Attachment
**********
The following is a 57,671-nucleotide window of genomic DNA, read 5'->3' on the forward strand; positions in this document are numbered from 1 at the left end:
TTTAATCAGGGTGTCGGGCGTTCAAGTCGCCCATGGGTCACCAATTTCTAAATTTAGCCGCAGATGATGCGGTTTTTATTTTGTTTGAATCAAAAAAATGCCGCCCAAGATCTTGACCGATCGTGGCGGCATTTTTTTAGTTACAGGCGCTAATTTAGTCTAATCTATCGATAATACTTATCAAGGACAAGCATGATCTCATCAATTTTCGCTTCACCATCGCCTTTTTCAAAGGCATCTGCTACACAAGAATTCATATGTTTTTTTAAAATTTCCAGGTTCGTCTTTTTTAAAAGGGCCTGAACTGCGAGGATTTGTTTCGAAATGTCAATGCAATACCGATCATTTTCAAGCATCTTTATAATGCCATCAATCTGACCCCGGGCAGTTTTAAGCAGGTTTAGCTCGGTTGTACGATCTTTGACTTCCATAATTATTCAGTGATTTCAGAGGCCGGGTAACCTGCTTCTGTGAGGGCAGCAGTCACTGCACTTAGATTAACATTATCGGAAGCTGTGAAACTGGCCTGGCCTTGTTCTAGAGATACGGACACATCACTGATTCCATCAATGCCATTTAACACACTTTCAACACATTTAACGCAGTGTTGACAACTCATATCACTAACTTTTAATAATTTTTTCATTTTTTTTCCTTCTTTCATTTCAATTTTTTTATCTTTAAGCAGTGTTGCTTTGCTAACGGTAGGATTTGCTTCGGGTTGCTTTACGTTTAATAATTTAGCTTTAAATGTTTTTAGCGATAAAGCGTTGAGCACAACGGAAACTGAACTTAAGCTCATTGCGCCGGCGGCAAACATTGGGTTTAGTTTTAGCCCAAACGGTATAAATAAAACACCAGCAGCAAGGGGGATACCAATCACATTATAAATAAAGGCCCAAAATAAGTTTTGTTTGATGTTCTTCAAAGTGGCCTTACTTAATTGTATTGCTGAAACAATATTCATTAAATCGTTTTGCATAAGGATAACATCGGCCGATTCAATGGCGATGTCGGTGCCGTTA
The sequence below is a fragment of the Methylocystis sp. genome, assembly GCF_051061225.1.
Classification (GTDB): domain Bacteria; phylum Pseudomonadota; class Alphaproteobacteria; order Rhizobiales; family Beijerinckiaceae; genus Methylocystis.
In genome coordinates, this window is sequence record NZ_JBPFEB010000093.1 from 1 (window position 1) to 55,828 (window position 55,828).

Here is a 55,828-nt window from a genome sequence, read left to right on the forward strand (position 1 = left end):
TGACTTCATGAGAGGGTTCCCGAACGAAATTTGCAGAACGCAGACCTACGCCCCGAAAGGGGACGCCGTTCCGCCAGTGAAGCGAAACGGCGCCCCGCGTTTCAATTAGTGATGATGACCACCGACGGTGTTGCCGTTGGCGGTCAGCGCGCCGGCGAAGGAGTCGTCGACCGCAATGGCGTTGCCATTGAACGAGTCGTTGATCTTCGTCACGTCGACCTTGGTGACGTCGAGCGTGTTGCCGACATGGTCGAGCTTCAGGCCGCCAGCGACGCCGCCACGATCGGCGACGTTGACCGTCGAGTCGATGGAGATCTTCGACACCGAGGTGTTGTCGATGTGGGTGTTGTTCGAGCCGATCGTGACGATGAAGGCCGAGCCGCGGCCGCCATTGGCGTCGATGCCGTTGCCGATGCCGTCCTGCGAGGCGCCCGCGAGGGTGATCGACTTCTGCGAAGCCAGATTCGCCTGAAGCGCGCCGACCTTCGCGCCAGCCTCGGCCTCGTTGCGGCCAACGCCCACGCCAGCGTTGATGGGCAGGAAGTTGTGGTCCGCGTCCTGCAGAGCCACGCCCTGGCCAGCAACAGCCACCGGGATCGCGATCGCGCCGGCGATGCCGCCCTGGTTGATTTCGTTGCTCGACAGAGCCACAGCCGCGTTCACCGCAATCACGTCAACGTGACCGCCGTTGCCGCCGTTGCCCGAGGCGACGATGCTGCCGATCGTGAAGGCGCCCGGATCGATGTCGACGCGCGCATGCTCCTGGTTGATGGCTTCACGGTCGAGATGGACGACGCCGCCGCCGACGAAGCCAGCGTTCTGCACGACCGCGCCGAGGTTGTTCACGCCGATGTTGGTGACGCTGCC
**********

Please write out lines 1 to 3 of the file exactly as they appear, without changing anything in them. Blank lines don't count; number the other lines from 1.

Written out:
The following is a 57,671-nucleotide window of genomic DNA, read 5'->3' on the forward strand; positions in this document are numbered from 1 at the left end:
TTTAATCAGGGTGTCGGGCGTTCAAGTCGCCCATGGGTCACCAATTTCTAAATTTAGCCGCAGATGATGCGGTTTTTATTTTGTTTGAATCAAAAAAATGCCGCCCAAGATCTTGACCGATCGTGGCGGCATTTTTTTAGTTACAGGCGCTAATTTAGTCTAATCTATCGATAATACTTATCAAGGACAAGCATGATCTCATCAATTTTCGCTTCACCATCGCCTTTTTCAAAGGCATCTGCTACACAAGAATTCATATGTTTTTTTAAAATTTCCAGGTTCGTCTTTTTTAAAAGGGCCTGAACTGCGAGGATTTGTTTCGAAATGTCAATGCAATACCGATCATTTTCAAGCATCTTTATAATGCCATCAATCTGACCCCGGGCAGTTTTAAGCAGGTTTAGCTCGGTTGTACGATCTTTGACTTCCATAATTATTCAGTGATTTCAGAGGCCGGGTAACCTGCTTCTGTGAGGGCAGCAGTCACTGCACTTAGATTAACATTATCGGAAGCTGTGAAACTGGCCTGGCCTTGTTCTAGAGATACGGACACATCACTGATTCCATCAATGCCATTTAACACACTTTCAACACATTTAACGCAGTGTTGACAACTCATATCACTAACTTTTAATAATTTTTTCATTTTTTTTCCTTCTTTCATTTCAATTTTTTTATCTTTAAGCAGTGTTGCTTTGCTAACGGTAGGATTTGCTTCGGGTTGCTTTACGTTTAATAATTTAGCTTTAAATGTTTTTAGCGATAAAGCGTTGAGCACAACGGAAACTGAACTTAAGCTCATTGCGCCGGCGGCAAACATTGGGTTTAGTTTTAGCCCAAACGGTATAAATAAAACACCAGCAGCAAGGGGGATACCAATCACATTATAAATAAAGGCCCAAAATAAGTTTTGTTTGATGTTCTTCAAAGTGGCCTTACTTAATTGTATTGCTGAAACAATATTCATTAAATCGTTTTGCATAAGGATAACATCGGCCGATTCAATGGCGATGTCGGTGCCGTTA
The sequence below is a fragment of the Methylocystis sp. genome, assembly GCF_051061225.1.